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13

A very helpful AT&T tech that came out to my house ended up solving this issue for me. The tech measured the signal quality at the point of the phone/DSL wire coming into the outside of my home. The signal quality was just fine at that point (to my surprise)! The tech measured the signal quality at the phone jack inside my home where I had my router ...


5

It's because your ISP has (badly) oversubscribed the line in your area. In the evenings everybody is else using their computer too so the available bandwidth drops. This is a very common practise that ISP's like to keep on the quiet so of course the tech support isn't going to mention it.


5

PPPoE clients use PPPoE Active Discovery to discover PPPoE Access Concentrators (servers) on the network. The first packet the client transmits is a PPPoE Active Discovery Initiation (PADI) which is sent to the Ethernet broadcast address (all ones in binary, all f's in hex: ff:ff:ff:ff:ff:ff). And PPPoE ACs on the network respond with PADO's (Offers). The ...


4

The above answers seem to relate to load balancing rather than link bonding. Below is a clip (note an appliance is needed at both ends of the connection - will your ISP allow you that?): : So I think the answers to your specific questions are: Yes, Yes, No (in order).


4

to put dsl broadband to the most basic level, the telephone cable comes out at the exchange and goes in to splitter equipment, half goes to the telco/phone side, other goes to the ISP. ATM is basically a physical transfer layer, it is level 1 on the OSI model, and used as the physical link. PtPP gets performed at the link layer, it needs a physical ...


4

Have you had AT&T run line tests? There are tests they can do remotely to tell line noise, etc.. Is your phone line going through any UPS's, filters, splitters, etc.? You may need to have your house's wiring checked. There could be a bad spot somewhere. You could take your DSL modem to the actual junction box (outside of your home) and connect ...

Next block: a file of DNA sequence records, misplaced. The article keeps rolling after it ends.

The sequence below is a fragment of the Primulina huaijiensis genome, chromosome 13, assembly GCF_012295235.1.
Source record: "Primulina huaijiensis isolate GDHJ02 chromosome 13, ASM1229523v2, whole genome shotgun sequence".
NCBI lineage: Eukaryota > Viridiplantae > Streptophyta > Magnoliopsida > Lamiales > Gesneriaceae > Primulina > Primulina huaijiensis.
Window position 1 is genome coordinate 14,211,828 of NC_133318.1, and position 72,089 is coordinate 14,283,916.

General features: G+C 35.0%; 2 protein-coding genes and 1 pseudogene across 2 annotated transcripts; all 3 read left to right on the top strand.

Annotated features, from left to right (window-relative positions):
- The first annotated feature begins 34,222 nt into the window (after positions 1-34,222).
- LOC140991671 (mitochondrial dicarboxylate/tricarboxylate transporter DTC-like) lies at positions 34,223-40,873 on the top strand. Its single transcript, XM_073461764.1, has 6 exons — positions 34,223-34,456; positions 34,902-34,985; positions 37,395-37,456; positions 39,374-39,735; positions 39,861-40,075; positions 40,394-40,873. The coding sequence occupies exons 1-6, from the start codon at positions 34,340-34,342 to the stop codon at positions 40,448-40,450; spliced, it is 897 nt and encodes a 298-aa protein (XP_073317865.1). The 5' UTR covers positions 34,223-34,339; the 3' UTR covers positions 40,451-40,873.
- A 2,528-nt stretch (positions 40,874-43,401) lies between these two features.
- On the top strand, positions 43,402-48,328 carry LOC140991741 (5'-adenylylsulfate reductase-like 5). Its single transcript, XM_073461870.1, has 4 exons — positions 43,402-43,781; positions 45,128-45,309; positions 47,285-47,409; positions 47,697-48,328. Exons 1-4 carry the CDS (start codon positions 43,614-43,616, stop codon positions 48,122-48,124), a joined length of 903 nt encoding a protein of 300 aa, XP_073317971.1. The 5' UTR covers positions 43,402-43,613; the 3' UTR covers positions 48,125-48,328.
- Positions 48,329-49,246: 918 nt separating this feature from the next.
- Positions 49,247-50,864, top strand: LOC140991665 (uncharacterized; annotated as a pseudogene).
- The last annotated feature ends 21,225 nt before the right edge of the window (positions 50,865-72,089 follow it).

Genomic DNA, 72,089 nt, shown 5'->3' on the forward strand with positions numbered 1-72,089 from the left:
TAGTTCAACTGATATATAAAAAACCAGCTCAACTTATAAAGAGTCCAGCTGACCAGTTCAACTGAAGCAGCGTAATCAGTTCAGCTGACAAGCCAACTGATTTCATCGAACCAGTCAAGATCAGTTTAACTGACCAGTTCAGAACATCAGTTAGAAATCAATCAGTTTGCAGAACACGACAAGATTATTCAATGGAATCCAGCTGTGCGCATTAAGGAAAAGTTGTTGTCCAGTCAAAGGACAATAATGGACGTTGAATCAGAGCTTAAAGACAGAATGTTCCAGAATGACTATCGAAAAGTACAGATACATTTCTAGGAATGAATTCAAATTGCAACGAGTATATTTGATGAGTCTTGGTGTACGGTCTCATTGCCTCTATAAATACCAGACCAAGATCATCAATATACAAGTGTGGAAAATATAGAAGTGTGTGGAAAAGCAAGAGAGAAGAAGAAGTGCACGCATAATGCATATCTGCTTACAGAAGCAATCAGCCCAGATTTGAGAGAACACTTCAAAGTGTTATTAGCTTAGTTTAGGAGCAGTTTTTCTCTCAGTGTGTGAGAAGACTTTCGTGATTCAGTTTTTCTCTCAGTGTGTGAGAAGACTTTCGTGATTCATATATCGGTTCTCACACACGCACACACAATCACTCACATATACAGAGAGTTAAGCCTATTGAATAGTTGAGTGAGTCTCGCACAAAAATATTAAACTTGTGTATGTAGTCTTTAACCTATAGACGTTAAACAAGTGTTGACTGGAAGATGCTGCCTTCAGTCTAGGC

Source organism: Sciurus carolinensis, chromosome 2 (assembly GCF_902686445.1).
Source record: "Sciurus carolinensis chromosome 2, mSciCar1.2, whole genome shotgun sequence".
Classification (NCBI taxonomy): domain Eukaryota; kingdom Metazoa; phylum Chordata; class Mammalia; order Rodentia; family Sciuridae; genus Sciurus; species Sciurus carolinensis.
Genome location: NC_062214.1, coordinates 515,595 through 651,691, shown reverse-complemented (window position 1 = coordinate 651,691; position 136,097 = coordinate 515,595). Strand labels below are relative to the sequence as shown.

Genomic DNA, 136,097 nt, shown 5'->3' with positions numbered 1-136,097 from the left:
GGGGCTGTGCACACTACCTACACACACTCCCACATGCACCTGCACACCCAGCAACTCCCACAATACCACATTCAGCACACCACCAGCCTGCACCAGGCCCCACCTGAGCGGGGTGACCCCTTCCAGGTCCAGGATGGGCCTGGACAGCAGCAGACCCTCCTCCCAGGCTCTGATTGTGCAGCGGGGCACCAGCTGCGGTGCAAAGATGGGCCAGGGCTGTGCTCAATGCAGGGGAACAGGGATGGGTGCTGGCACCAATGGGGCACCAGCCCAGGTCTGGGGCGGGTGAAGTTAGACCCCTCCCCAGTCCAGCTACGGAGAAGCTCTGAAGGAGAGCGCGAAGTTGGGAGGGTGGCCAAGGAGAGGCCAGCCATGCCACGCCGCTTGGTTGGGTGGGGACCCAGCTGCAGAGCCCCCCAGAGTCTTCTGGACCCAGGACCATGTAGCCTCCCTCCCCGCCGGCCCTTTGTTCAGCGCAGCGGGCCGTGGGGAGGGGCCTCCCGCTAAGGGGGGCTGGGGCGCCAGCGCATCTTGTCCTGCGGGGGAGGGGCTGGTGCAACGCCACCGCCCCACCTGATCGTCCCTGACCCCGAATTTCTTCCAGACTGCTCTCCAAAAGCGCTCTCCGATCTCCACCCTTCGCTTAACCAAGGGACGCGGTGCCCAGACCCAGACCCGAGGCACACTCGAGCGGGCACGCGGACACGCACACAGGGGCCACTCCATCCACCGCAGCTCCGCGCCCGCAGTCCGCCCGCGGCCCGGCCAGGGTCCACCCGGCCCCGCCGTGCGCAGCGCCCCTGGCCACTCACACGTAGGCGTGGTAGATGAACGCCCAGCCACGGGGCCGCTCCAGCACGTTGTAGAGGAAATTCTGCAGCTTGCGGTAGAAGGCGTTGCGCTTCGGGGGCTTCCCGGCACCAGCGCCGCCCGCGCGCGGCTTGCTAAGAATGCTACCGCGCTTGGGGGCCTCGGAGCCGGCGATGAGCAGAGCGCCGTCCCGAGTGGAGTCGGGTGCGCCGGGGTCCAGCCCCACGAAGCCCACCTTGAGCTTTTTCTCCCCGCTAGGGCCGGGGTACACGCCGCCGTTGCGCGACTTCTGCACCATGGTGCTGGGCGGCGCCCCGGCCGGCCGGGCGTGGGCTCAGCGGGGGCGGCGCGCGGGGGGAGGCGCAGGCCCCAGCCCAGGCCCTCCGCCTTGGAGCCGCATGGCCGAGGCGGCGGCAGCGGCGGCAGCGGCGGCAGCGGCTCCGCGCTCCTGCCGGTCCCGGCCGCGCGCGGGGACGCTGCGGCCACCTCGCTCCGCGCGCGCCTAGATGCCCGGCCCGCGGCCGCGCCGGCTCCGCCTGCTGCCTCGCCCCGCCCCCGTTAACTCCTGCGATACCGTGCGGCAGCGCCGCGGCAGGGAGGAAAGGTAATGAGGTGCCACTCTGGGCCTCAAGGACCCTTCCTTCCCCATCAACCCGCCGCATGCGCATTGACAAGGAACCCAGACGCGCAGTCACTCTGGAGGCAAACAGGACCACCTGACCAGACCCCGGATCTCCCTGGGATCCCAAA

3

Some things to try: Software: WinRouter Restarter Imran's Broadband Helper Utility Telnet: (according the product page telnet remote management is supported) so try this in a command prompt: Telnet "the ip of your router" (generally 192.168.1.1 or 192.168.0.1) You will be prompted for user name & password (if it's not set, generaly ...


3

It sounds like what you want to do is put the modem into transparent bridging mode, which would cause it to just act like a modem and not have any other configuration. Just by googling I found some instructions on a forum for your model of modem, though I haven't tried it myself since I don't have one. I can describe to you the general process that you need ...


3

If you don't get recommended hardware, good luck getting ANY support if/when issues arise. I have unfortunately had to deal with a large number of ISP reps in a professional capacity (for my customers at the last job), and they are generally clueless. They have a very strict script they need to follow (reset modem, reset router, etc). Their logic is ...


2

See page 78 of the user manual. You can view the connected wireless devices in Wireless - Station Info category on the http://192.168.1.1 page.


2

Yes. Simply disable NAT and DHCP service. You want it to be just a bridge, with wireless AP mode on. Use one of the LAN Ethernet ports to connect it into your home LAN (e.g. into a LAN port of your upstream router).


2

The "webpages" in a router aren't stored on a drive on the router that you can edit. They are stored in firmware. You can attempt to modify that firmware, but it's not a scripting job like a website edit. It would be extremely difficult (for someone without prior experience doing it), and if a mistake was made, you would permanently brick the router. A ...


2

A router usually has internal flash to store its firmware and limited memory. Thus the webpages you see are almost guaranteed to be stored in the flash. To change them you need to: Get a copy of the current firmware. Unpack it so that you can edit it. Edit it Repack it as firmware. Flash the modem with the new firmware and hope you did not make any ...


2

This is "normal" behaviour. Its actually a complicated thing to ask your router to do to ask it to take in an external IP address, translate and NAT it, then send it back into your internal network. It can be setup to do this but that takes some extra configuration generally speaking. There are some general solutions to this problem: Use a HOSTS file, ...


2

It seems to be an 802.11n access point and Ethernet 4-port router. Overpriced (for running that firmware and being able to handle 3G stuff like cheap Huawei modems by it), using pretty common chipset. Has no 'DSL' at Features tab. It indeed has a WAN port, which will be shared over 802.11n and may be used for connecting to another DSL router, or any other ...


2